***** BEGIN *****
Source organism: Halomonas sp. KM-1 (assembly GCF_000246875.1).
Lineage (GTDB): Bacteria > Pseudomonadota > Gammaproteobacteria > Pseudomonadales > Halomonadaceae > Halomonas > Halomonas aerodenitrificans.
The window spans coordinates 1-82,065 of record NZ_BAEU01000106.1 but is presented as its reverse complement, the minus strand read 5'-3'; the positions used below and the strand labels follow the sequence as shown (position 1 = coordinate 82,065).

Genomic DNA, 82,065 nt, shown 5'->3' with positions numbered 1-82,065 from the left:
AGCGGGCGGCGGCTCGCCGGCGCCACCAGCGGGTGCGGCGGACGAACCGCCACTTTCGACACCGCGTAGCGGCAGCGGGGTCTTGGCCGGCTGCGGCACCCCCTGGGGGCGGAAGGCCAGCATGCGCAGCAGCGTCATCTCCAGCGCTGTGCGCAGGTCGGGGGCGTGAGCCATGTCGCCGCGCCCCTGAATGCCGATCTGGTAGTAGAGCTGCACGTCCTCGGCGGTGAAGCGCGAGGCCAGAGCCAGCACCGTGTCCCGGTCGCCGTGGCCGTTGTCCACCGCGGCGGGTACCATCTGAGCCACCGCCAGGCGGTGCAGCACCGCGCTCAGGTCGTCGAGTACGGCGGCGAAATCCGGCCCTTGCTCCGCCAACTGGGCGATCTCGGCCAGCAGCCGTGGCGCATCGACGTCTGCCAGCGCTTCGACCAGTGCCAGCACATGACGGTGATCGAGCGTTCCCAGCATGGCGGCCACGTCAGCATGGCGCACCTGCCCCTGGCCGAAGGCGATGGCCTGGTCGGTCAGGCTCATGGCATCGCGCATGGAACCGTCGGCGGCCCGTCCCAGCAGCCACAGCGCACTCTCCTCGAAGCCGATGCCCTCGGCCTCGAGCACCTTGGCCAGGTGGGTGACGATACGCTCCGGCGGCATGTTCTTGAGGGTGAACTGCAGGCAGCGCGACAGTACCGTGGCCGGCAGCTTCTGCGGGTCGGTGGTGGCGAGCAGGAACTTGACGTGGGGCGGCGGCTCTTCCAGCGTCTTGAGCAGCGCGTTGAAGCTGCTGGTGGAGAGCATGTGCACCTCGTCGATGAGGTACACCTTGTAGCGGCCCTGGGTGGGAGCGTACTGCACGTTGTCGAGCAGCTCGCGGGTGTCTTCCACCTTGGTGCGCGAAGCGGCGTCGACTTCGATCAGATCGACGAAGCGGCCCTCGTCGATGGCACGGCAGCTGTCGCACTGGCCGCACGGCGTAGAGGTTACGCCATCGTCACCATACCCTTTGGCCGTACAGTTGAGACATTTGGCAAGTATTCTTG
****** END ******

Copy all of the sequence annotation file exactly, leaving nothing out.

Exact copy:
Source organism: Halomonas sp. KM-1 (assembly GCF_000246875.1).
Lineage (GTDB): Bacteria > Pseudomonadota > Gammaproteobacteria > Pseudomonadales > Halomonadaceae > Halomonas > Halomonas aerodenitrificans.
The window spans coordinates 1-82,065 of record NZ_BAEU01000106.1 but is presented as its reverse complement, the minus strand read 5'-3'; the positions used below and the strand labels follow the sequence as shown (position 1 = coordinate 82,065).

Genomic DNA, 82,065 nt, shown 5'->3' with positions numbered 1-82,065 from the left:
AGCGGGCGGCGGCTCGCCGGCGCCACCAGCGGGTGCGGCGGACGAACCGCCACTTTCGACACCGCGTAGCGGCAGCGGGGTCTTGGCCGGCTGCGGCACCCCCTGGGGGCGGAAGGCCAGCATGCGCAGCAGCGTCATCTCCAGCGCTGTGCGCAGGTCGGGGGCGTGAGCCATGTCGCCGCGCCCCTGAATGCCGATCTGGTAGTAGAGCTGCACGTCCTCGGCGGTGAAGCGCGAGGCCAGAGCCAGCACCGTGTCCCGGTCGCCGTGGCCGTTGTCCACCGCGGCGGGTACCATCTGAGCCACCGCCAGGCGGTGCAGCACCGCGCTCAGGTCGTCGAGTACGGCGGCGAAATCCGGCCCTTGCTCCGCCAACTGGGCGATCTCGGCCAGCAGCCGTGGCGCATCGACGTCTGCCAGCGCTTCGACCAGTGCCAGCACATGACGGTGATCGAGCGTTCCCAGCATGGCGGCCACGTCAGCATGGCGCACCTGCCCCTGGCCGAAGGCGATGGCCTGGTCGGTCAGGCTCATGGCATCGCGCATGGAACCGTCGGCGGCCCGTCCCAGCAGCCACAGCGCACTCTCCTCGAAGCCGATGCCCTCGGCCTCGAGCACCTTGGCCAGGTGGGTGACGATACGCTCCGGCGGCATGTTCTTGAGGGTGAACTGCAGGCAGCGCGACAGTACCGTGGCCGGCAGCTTCTGCGGGTCGGTGGTGGCGAGCAGGAACTTGACGTGGGGCGGCGGCTCTTCCAGCGTCTTGAGCAGCGCGTTGAAGCTGCTGGTGGAGAGCATGTGCACCTCGTCGATGAGGTACACCTTGTAGCGGCCCTGGGTGGGAGCGTACTGCACGTTGTCGAGCAGCTCGCGGGTGTCTTCCACCTTGGTGCGCGAAGCGGCGTCGACTTCGATCAGATCGACGAAGCGGCCCTCGTCGATGGCACGGCAGCTGTCGCACTGGCCGCACGGCGTAGAGGTTACGCCATCGTCACCATACCCTTTGGCCGTACAGTTGAGACATTTGGCAAGTATTCTTG